In July, the Second Circuit issued an opinion that allowed hundreds of personal injury and economic damage claims arising from faulty ignition switches to proceed against General Motors (“GM”), even though the claims arose prior to GM’s sale of its assets in bankruptcy.
General Motors Corporation (“Old GM”) petitioned for Chapter 11 bankruptcy protection on June 1, 2009. Rather than preparing a traditional Chapter 11 reorganization plan, Old GM decided to sell its assets to a successor corporation. Under the Sale Agreement, which the bankruptcy court approved (the “Sale Order”), General Motors LLC (“New GM”) acquired all of Old GM’s assets “free and clear of all liens, claims, encumbrances, and other interest of any kind or nature whatsoever, including rights or claims based on any successor or transferee liability.”
Thereafter, in early 2014, New GM issued its first recall related to the ignition switch defect. Within months, plaintiffs filed dozens of class action lawsuits alleging that the faulty ignition switch caused personal injuries and economic losses both before and after the Sale Order was issued.
In front of the bankruptcy court, GM contended that any accident claims raised by plaintiffs that occurred prior to the Sale Order and economic loss claims based on the ignition switch defect were barred. The bankruptcy court agreed and the plaintiffs appealed to the Second Circuit.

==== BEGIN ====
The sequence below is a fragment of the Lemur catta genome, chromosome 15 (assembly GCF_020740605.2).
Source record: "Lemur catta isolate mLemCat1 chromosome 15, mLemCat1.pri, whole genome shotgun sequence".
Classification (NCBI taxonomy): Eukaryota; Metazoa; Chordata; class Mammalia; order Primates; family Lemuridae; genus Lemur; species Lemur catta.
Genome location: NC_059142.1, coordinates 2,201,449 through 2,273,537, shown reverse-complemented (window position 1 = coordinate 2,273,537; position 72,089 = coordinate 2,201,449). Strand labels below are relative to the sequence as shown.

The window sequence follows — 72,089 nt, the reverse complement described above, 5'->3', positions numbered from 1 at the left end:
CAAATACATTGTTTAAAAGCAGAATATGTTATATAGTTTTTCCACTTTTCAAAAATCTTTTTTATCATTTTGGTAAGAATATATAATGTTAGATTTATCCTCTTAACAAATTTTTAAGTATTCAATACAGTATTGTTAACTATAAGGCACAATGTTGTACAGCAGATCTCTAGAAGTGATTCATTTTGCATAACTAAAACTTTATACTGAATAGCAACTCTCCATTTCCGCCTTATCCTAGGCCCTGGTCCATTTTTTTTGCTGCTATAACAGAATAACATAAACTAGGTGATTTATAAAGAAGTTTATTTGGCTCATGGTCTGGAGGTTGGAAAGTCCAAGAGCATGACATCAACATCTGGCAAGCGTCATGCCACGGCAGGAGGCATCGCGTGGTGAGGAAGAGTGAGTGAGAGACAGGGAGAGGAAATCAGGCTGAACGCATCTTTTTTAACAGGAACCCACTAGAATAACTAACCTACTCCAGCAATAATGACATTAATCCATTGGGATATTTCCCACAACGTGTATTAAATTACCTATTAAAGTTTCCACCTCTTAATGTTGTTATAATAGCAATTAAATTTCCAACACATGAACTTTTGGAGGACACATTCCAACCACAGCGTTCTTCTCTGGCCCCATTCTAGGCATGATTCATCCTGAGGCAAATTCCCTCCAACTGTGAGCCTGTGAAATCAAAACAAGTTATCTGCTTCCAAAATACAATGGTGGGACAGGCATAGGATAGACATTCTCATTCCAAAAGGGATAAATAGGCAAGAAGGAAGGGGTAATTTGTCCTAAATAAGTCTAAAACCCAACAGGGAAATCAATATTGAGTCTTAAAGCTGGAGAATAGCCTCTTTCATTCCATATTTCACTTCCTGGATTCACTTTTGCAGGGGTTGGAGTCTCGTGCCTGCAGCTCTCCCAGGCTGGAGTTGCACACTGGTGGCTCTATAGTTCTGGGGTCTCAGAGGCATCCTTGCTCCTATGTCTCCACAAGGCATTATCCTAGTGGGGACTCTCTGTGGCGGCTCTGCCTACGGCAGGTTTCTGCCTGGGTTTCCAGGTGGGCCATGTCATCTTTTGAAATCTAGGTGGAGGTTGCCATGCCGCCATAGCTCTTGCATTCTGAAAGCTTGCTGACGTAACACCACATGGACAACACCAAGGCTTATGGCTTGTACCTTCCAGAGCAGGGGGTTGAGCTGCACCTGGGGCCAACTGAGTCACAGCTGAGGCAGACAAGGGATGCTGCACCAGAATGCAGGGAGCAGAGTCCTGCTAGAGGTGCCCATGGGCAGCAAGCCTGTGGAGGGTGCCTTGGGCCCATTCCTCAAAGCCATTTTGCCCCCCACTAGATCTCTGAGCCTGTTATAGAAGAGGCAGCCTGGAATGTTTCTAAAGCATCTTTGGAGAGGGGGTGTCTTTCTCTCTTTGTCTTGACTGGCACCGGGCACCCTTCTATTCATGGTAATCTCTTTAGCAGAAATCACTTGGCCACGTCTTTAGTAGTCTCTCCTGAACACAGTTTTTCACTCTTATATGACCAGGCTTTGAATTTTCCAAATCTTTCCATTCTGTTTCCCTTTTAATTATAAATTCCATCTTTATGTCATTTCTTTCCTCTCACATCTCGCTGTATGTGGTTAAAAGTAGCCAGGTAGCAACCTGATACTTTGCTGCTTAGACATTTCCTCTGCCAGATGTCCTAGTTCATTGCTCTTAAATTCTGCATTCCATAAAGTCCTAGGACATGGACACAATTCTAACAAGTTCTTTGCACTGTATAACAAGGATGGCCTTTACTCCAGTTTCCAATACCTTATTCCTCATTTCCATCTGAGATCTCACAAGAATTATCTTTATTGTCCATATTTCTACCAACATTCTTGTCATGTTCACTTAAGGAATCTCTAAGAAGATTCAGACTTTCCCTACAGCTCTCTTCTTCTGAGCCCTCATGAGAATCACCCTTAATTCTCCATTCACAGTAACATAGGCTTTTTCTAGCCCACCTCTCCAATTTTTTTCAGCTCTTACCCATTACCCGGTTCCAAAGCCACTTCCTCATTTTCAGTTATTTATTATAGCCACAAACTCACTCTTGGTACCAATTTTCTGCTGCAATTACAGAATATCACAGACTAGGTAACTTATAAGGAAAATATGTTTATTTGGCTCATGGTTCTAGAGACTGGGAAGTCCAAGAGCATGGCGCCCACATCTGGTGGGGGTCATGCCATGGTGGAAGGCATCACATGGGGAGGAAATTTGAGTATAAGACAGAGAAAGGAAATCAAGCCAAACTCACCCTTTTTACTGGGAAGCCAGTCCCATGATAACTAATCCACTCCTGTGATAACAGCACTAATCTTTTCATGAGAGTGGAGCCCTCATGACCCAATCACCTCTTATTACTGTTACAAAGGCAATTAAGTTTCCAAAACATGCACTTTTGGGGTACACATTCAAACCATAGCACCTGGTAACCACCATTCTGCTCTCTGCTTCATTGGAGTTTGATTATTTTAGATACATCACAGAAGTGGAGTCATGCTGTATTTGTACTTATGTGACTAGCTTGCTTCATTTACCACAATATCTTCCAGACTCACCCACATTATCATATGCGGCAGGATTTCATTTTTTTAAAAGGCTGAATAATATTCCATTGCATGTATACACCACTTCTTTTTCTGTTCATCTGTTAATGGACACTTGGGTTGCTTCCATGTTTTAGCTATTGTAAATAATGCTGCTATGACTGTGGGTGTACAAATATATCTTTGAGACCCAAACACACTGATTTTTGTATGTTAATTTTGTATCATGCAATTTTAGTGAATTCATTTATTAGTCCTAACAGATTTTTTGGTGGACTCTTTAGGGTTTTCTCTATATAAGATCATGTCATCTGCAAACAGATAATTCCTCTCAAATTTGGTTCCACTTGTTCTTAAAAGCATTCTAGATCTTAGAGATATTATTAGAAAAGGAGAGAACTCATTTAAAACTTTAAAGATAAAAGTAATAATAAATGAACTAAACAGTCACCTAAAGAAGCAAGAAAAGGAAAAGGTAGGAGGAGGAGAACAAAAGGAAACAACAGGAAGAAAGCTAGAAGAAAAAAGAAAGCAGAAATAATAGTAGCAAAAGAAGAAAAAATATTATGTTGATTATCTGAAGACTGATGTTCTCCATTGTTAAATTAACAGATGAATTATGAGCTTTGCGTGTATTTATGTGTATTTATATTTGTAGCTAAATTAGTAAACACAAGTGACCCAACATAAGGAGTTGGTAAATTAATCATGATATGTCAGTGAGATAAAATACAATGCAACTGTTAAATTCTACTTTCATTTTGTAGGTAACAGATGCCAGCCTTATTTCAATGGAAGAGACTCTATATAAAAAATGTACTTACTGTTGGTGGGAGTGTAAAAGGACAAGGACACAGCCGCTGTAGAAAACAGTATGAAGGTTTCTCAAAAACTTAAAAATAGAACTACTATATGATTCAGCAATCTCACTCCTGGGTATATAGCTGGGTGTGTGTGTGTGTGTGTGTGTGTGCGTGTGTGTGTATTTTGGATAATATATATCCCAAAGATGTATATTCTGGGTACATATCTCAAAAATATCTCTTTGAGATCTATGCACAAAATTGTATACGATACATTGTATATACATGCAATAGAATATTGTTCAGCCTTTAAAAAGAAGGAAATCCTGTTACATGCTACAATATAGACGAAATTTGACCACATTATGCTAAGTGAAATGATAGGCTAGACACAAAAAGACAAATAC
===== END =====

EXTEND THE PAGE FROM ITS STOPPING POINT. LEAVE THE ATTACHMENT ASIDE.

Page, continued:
The Second Circuit reversed the bankruptcy court’s determination, holding that while the “free and clear” provision of the Sale Agreement covered any personal injury that occurred prior to the Sale Order and any economic claims arising from the ignition switch defect, the plaintiffs could not be bound by the terms of the Sale Agreement.
In reaching its conclusion, the Court reasoned that procedural due process required that GM provide direct mail notice of the bankruptcy proceedings to plaintiffs with ignition switch claims. The Court determined that Old GM knew or should have known that the defect caused stalls and was linked to airbag non-deployments by May 2009, and thus, the claimants were entitled to notice beyond mere publication. The Court further held that absent such notice, the plaintiffs were prejudiced since it was not certain that the outcome of the § 363 sale proceeding would have been the same had Old GM disclosed the ignition switch defect and had plaintiffs been given an opportunity to object to the “free and clear” provision. Thus, the Court concluded the Sale Order could not be enforced so as to enjoin those plaintiffs’ claims.